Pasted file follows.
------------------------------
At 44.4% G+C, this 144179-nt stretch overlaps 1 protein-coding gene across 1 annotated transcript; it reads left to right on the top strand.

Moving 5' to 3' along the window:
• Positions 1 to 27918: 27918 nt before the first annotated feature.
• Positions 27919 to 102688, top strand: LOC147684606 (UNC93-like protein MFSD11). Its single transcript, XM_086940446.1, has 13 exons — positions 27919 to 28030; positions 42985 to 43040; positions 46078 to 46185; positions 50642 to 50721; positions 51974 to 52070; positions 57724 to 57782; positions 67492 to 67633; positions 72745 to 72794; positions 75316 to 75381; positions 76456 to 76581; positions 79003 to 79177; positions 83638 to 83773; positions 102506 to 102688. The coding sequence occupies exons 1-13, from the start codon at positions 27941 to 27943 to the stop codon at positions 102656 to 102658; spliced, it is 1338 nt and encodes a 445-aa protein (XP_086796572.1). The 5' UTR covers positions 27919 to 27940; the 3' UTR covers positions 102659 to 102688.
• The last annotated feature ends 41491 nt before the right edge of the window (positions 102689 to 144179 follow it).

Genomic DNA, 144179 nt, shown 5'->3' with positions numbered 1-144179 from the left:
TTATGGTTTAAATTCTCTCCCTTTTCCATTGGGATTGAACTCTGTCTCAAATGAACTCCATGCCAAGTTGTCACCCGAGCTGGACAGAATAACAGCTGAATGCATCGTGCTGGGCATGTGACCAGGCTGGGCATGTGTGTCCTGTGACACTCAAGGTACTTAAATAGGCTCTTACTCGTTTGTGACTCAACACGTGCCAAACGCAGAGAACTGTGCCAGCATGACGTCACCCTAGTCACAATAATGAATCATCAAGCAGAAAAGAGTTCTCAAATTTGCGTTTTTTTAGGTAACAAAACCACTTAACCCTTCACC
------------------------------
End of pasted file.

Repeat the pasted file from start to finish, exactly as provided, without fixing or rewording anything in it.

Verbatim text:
At 44.4% G+C, this 144179-nt stretch overlaps 1 protein-coding gene across 1 annotated transcript; it reads left to right on the top strand.

Moving 5' to 3' along the window:
• Positions 1 to 27918: 27918 nt before the first annotated feature.
• Positions 27919 to 102688, top strand: LOC147684606 (UNC93-like protein MFSD11). Its single transcript, XM_086940446.1, has 13 exons — positions 27919 to 28030; positions 42985 to 43040; positions 46078 to 46185; positions 50642 to 50721; positions 51974 to 52070; positions 57724 to 57782; positions 67492 to 67633; positions 72745 to 72794; positions 75316 to 75381; positions 76456 to 76581; positions 79003 to 79177; positions 83638 to 83773; positions 102506 to 102688. The coding sequence occupies exons 1-13, from the start codon at positions 27941 to 27943 to the stop codon at positions 102656 to 102658; spliced, it is 1338 nt and encodes a 445-aa protein (XP_086796572.1). The 5' UTR covers positions 27919 to 27940; the 3' UTR covers positions 102659 to 102688.
• The last annotated feature ends 41491 nt before the right edge of the window (positions 102689 to 144179 follow it).

Genomic DNA, 144179 nt, shown 5'->3' with positions numbered 1-144179 from the left:
TTATGGTTTAAATTCTCTCCCTTTTCCATTGGGATTGAACTCTGTCTCAAATGAACTCCATGCCAAGTTGTCACCCGAGCTGGACAGAATAACAGCTGAATGCATCGTGCTGGGCATGTGACCAGGCTGGGCATGTGTGTCCTGTGACACTCAAGGTACTTAAATAGGCTCTTACTCGTTTGTGACTCAACACGTGCCAAACGCAGAGAACTGTGCCAGCATGACGTCACCCTAGTCACAATAATGAATCATCAAGCAGAAAAGAGTTCTCAAATTTGCGTTTTTTTAGGTAACAAAACCACTTAACCCTTCACC